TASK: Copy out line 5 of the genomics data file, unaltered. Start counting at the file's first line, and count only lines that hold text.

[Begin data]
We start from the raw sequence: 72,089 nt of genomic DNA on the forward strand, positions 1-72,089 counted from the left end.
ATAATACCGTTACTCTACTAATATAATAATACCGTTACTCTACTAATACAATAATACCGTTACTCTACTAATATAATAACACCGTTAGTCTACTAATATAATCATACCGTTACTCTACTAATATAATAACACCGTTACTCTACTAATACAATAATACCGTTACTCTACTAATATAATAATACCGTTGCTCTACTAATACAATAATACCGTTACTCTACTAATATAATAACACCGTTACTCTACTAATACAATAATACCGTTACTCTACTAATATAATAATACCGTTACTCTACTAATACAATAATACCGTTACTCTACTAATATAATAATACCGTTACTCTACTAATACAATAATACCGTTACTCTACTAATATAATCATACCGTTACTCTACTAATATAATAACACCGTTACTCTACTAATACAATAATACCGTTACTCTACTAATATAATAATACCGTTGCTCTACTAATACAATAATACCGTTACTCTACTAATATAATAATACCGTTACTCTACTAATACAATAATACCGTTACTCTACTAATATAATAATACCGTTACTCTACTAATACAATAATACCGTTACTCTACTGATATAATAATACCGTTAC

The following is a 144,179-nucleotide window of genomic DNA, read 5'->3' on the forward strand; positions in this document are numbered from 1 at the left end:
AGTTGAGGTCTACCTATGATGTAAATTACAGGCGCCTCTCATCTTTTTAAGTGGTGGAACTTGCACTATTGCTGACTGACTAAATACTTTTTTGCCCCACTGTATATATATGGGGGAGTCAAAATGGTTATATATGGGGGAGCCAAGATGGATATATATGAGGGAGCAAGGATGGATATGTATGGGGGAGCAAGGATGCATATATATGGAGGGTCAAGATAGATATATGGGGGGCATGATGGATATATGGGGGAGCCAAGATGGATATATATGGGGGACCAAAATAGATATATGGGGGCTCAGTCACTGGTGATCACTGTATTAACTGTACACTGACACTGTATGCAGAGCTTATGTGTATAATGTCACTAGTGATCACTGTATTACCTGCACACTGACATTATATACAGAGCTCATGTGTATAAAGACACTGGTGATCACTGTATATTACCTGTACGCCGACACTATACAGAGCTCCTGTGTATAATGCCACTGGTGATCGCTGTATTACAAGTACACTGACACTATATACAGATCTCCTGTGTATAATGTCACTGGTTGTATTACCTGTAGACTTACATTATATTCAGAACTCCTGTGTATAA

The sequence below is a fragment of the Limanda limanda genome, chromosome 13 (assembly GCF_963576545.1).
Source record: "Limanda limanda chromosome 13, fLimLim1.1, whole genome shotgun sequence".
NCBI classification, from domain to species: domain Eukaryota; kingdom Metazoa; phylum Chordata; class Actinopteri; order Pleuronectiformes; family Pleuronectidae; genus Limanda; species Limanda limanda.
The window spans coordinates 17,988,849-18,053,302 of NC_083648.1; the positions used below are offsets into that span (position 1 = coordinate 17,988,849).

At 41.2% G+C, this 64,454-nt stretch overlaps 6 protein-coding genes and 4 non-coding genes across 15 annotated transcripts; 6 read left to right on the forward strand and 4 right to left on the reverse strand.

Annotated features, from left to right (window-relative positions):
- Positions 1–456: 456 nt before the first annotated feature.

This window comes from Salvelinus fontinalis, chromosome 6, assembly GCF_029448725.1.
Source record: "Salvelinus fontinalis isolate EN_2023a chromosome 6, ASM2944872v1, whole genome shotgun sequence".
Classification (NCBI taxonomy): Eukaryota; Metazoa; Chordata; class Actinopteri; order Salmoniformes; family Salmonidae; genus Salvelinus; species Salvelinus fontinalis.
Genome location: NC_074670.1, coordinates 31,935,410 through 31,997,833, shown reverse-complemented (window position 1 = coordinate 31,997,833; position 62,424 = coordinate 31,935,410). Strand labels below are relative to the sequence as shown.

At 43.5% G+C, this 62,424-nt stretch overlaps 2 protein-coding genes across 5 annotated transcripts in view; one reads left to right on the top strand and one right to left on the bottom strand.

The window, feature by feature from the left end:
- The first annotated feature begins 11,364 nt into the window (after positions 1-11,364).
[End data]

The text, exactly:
The sequence below is a fragment of the Limanda limanda genome, chromosome 13 (assembly GCF_963576545.1).